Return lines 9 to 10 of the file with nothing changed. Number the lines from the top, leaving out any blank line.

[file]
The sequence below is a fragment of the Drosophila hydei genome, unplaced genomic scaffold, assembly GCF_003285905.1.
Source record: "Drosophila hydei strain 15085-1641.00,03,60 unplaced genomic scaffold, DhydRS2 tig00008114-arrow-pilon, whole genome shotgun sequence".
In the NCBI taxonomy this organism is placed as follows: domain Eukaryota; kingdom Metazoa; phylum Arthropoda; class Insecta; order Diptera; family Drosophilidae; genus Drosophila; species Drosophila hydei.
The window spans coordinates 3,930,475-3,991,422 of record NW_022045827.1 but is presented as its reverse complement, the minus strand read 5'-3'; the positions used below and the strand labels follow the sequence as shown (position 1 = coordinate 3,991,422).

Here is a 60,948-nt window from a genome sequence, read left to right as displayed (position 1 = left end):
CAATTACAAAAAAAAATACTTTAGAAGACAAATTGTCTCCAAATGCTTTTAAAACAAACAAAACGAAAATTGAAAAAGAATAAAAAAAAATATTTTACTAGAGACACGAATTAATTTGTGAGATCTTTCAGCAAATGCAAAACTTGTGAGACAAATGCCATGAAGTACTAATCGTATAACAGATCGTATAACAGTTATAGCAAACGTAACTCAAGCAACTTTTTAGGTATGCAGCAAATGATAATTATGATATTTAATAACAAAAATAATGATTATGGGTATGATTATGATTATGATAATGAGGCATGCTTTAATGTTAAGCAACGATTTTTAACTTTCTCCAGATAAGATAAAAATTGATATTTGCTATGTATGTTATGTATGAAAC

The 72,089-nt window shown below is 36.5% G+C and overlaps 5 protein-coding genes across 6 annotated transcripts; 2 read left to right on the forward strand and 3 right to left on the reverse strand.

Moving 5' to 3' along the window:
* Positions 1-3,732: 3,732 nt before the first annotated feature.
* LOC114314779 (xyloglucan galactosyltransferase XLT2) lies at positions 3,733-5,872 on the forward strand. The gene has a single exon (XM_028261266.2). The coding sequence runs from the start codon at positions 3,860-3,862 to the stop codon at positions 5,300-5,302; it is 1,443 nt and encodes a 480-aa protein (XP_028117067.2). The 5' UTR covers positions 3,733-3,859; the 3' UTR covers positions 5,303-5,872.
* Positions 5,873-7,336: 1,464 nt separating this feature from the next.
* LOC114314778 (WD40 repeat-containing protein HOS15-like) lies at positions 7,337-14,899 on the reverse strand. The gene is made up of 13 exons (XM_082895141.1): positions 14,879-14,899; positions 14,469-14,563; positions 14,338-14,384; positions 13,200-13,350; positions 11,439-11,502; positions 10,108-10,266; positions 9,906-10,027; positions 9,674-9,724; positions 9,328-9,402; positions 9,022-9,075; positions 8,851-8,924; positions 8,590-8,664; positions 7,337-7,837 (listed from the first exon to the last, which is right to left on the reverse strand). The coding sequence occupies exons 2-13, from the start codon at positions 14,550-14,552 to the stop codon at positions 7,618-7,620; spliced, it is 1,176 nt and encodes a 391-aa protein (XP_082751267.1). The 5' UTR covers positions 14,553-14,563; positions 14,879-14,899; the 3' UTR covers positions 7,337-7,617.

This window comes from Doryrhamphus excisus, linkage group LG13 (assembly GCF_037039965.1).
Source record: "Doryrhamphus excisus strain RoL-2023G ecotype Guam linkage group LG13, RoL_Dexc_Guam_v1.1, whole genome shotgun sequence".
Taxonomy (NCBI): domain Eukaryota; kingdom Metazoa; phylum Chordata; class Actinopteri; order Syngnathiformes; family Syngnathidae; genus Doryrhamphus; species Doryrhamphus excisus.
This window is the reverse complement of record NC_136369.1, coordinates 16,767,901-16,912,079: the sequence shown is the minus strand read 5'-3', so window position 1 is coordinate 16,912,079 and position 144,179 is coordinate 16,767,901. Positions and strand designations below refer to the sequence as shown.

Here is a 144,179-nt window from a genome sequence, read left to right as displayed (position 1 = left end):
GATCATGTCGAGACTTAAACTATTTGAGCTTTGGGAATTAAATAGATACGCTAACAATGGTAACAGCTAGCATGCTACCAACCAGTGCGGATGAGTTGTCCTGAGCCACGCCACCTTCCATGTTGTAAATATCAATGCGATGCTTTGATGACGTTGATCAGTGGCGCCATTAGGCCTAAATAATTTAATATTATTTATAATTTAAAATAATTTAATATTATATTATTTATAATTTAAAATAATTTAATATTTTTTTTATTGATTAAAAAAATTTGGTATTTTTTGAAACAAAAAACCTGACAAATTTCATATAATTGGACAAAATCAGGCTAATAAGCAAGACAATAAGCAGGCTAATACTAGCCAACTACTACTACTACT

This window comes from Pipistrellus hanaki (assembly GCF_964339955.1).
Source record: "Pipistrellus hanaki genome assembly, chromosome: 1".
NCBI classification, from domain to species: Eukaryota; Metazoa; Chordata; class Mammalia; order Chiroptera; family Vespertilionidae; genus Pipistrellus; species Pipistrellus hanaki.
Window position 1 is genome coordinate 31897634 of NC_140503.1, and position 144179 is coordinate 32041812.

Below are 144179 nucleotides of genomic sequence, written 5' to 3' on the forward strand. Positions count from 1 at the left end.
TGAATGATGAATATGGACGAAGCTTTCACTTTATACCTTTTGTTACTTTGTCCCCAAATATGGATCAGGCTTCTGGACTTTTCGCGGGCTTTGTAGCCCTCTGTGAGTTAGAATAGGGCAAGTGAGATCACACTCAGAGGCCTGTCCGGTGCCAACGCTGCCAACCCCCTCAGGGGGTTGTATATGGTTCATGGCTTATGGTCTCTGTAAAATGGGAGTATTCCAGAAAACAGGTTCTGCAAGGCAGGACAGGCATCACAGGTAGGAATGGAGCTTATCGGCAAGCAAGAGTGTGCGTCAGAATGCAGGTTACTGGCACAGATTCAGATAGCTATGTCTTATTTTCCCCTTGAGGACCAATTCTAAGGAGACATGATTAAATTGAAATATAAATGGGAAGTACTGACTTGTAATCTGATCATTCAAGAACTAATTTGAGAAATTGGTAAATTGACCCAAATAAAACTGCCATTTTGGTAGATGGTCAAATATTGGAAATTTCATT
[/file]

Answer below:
* Positions 1-3,732: 3,732 nt before the first annotated feature.
* LOC114314779 (xyloglucan galactosyltransferase XLT2) lies at positions 3,733-5,872 on the forward strand. The gene has a single exon (XM_028261266.2). The coding sequence runs from the start codon at positions 3,860-3,862 to the stop codon at positions 5,300-5,302; it is 1,443 nt and encodes a 480-aa protein (XP_028117067.2). The 5' UTR covers positions 3,733-3,859; the 3' UTR covers positions 5,303-5,872.